If you’re itching to get a head start or if your region has a shorter growing season, consider potting your dahlia tubers in containers indoors, placing them in a warm, sheltered spot. Just hold off on watering until you’re ready to move them outside, which helps prevent rot and encourages strong, healthy growth once they’re planted in their final outdoor spots.

Last year, we had such a mild winter here in my zone 6b garden, that I planted my dahlia tubers much earlier than I should have. Because temperatures were very warm and there was no nightly frost predicted, I planted my dahlias in my newly raised garden beds in mid-April.

That said, I was prepared to protect them with a frost blanket if we had a last-minute frost or freeze. But that never came so I got my dahlia flowers off to an early start here.

dahlia kogane fubuki in the potager garden
Dahlia Kogane Fubuki

How deep do you plant dahlia tubers?

When planting dahlia tubers, aim to tuck them into the soil about 4 to 6 inches deep. This depth provides enough coverage for the tubers to stay snug and protected while also allowing the emerging shoots to reach the surface without too much trouble.

Planting dahlias too deeply can hinder their growth in a couple of ways:

  • Struggle to sprout: Dahlias send their shoots upwards from the “eyes” on the tubers. If buried too deep, these sprouts may not have enough energy to push through a thick layer of soil, delaying emergence and weakening the plant.
  • Reduced stem and flower development: Deep planting can affect the soil temperature around the tubers. Dahlias prefer warm soil for optimal growth. Burying them deeper keeps them cooler, potentially slowing down stem and flower development.
dahlia fleurel in the potager garden by fountain
Dahlia Fleurel

Do you fertlize dahla tubers when planting?

The quality of your soil will determine if and when to fertilize dahlia tubers after planting. If you add a soil amendment like aged manure, fertilizer is not needed when you plant. However, if composted materials like pine bark, leaf mold, peat moss, or something similar are used, then add about 1/4 cup of balanced fertilizer per plant.

You don’t need to apply a high-strength fertilizer right at planting time as it’s better to focus on the quality of your soil. Organic matter not only feeds your dahlias but also improves soil structure and drainage, creating an ideal environment for tuber development.

However, the first month after planting, I recommend using a slow-release fertilizer so the application is set and forget and will make things easier for you during the remainder of the growing season. Always follow the manufacturer’s instructions for application rates.

Look for a fertilizer with an N-P-K ratio (nitrogen-phosphorus-potassium) that supports root development and overall plant health, such as a 5-10-10 or 10-20-20 formulation. The key is to encourage strong root growth without promoting too much early leaf growth, which can be achieved with a fertilizer higher in phosphorus than nitrogen.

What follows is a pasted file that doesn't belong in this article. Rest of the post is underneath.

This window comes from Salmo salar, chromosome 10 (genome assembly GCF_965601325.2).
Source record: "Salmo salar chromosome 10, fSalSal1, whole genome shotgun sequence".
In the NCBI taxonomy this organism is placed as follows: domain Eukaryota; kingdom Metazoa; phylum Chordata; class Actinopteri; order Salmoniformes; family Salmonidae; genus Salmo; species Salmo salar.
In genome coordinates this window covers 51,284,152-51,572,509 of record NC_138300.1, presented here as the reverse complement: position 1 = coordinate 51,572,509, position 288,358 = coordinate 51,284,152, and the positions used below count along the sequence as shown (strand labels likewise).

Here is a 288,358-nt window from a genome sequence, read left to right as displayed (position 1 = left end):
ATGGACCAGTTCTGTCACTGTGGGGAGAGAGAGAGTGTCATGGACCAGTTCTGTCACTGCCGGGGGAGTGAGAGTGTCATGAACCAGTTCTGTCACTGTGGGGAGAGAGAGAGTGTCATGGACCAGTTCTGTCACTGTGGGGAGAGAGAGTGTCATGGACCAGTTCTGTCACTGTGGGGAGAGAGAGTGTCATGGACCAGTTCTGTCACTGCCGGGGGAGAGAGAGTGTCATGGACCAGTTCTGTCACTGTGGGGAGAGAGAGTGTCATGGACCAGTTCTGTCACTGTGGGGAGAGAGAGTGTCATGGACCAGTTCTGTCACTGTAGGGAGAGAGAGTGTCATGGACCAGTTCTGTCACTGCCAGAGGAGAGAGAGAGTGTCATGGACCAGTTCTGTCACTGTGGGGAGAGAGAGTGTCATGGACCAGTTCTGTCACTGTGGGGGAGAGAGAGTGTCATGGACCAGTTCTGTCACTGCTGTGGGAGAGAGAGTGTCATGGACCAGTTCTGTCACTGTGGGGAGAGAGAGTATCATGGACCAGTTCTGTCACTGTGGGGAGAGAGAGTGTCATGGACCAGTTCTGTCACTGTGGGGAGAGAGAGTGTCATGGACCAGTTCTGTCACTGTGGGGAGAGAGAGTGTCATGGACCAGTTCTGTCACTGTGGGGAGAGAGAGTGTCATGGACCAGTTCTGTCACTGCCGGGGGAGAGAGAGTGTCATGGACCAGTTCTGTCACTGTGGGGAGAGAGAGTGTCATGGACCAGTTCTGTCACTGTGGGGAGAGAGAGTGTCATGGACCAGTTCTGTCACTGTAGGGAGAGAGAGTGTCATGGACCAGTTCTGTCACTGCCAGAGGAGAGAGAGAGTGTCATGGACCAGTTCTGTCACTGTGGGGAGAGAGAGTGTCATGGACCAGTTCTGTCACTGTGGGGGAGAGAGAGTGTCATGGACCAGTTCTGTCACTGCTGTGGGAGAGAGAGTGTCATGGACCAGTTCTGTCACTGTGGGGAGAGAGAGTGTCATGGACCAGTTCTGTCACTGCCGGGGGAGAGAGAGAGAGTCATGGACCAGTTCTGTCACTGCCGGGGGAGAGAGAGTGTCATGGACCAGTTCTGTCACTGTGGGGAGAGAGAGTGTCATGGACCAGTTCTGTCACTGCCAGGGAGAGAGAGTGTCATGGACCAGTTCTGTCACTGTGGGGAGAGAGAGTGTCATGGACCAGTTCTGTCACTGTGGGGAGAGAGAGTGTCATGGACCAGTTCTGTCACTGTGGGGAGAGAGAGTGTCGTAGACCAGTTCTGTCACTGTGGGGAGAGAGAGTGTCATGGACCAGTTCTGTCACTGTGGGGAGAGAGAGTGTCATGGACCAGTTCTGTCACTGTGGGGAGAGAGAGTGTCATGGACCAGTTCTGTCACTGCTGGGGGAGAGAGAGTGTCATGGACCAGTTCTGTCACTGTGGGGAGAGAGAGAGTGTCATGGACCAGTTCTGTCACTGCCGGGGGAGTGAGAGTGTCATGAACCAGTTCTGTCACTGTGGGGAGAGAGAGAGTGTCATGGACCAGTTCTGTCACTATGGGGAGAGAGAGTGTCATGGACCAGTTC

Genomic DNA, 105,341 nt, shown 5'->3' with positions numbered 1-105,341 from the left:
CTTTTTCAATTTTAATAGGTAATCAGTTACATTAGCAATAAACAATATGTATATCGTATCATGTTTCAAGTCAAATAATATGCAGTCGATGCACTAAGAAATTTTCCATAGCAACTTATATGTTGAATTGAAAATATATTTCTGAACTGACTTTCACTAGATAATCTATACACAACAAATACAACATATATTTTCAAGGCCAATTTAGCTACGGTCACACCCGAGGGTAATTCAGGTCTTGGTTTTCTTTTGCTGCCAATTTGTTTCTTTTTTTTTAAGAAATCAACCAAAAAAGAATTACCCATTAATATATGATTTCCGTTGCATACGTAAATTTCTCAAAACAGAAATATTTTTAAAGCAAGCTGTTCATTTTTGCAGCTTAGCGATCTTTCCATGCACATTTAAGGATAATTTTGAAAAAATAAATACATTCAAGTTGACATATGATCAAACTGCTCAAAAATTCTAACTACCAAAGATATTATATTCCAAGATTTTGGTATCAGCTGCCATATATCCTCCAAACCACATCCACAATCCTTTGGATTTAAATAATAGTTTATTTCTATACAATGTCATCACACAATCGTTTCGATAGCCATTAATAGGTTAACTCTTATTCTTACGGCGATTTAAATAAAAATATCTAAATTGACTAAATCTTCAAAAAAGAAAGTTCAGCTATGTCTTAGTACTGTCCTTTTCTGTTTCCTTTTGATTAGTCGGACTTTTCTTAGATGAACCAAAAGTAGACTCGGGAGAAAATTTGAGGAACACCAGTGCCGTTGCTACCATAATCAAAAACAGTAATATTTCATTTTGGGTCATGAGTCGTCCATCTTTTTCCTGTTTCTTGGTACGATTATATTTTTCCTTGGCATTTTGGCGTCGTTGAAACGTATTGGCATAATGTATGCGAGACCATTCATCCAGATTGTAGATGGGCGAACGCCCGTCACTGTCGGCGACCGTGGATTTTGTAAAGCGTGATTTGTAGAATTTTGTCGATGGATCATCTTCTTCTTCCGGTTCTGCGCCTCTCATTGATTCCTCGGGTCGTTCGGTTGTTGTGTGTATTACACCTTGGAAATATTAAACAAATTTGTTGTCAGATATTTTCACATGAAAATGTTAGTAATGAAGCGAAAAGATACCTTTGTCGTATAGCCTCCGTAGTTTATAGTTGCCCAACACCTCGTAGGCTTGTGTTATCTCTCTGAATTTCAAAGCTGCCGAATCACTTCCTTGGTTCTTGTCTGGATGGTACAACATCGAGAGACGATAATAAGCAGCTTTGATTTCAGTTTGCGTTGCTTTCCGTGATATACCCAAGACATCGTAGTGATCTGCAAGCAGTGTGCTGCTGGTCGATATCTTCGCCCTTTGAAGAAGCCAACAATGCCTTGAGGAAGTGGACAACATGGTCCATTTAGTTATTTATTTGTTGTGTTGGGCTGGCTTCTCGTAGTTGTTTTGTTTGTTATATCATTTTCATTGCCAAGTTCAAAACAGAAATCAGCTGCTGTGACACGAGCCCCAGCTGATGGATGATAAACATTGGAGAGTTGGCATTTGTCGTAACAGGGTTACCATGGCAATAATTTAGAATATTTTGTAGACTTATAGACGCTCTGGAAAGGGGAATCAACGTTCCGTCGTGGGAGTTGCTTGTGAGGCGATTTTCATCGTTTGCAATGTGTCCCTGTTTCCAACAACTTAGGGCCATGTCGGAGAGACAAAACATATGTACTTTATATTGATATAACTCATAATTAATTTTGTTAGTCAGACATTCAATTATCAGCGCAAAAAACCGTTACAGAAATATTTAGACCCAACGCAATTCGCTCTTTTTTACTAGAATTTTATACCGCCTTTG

Avoid high-nitrogen fertilizers at planting time, as they can promote foliage growth at the expense of flowers. Once your dahlias are established and start to show growth, you can switch to a more balanced fertilizer to support both foliage and bloom development throughout the growing season.

Remember, moderation is key with fertilizers; too much can harm your plants. More is not better!

dahlia cafe au lait at sunrise
Cafe Au Lait Dahlia Flower

Do you water dahlia tubers after planting?

Figuring out the watering needs of your dahlias can vary quite a bit based on your local growing conditions. Initially, your soil’s natural moisture is often adequate, meaning you might not need to water your dahlias until they showcase their first true leaves. Jumping the gun on watering can lead to soggy conditions that dahlia tubers greatly dislike, potentially causing them to rot. And we don’t want that!

When to Start Watering Your Dahlias

As soon as your dahlias display their first true set of leaves, it’s time to start a more regular watering routine. Aim for a deep soak about 3-4 times a week. I’m a big fan of using drip irrigation for this task—it gives the plants a thorough, gentle soaking.

When I water with a drip line, I let it run for around 30 minutes at a time. During those scorching hot stretches, I increase to daily watering, but always with a cautious eye to ensure the soil isn’t becoming waterlogged. The last thing any of us want is for our precious dahlia tubers to rot from too much love.

Ultimately, you’ll want to strike a good balance. So keep a close eye on both your dahlias and their soil moisture for happy, healthy blooms.

variety of dahlia flowers in a colorful cut flower garden
Different varieties of dahlias in a colorful cut flower garden

More About Planting Dahlia Tubers

Have you planted dahlia tubers before? Do you have any tips you’d like to share? I would love to know more in the comments below.

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garden blogger stacy ling with her dahlias in the cut flower garden

Garden Supplies I Use

Since I’ve been gardening for well over twenty-five years, I’m often asked about the garden supplies and tools that I use most. Here are some of my favorites that I use in no particular order.

dahlia kogane fubuki in the potager garden

Click here to shop my favorite garden supplies!

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variety of vibrant dahlia flowers in a colorful cut flower garden

Small Space Gardening: The All-You-Need Guide to Growing Showstopping Dahlias in Pots

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Thank you so much for following along.

Enjoy a beautiful day! xo

Stacy Ling

Want to learn more about me? I’m a master gardener who’s been gardening and growing things for over 25 years and author of the best-selling book, The Bricks ‘n Blooms Guide to a Beautiful and Easy-Care Flower Garden. Get the inside scoop about my background as a master gardener, education, and experience, as well as why I started blogging here.

stacy ling cutting dahlias in her garden

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2 Comments

  1. I’m getting ready to split my dahlia tubers next month. I can’t wait for dahlia season! You have so many great varieties growing in your garden, Stacy. Beautiful!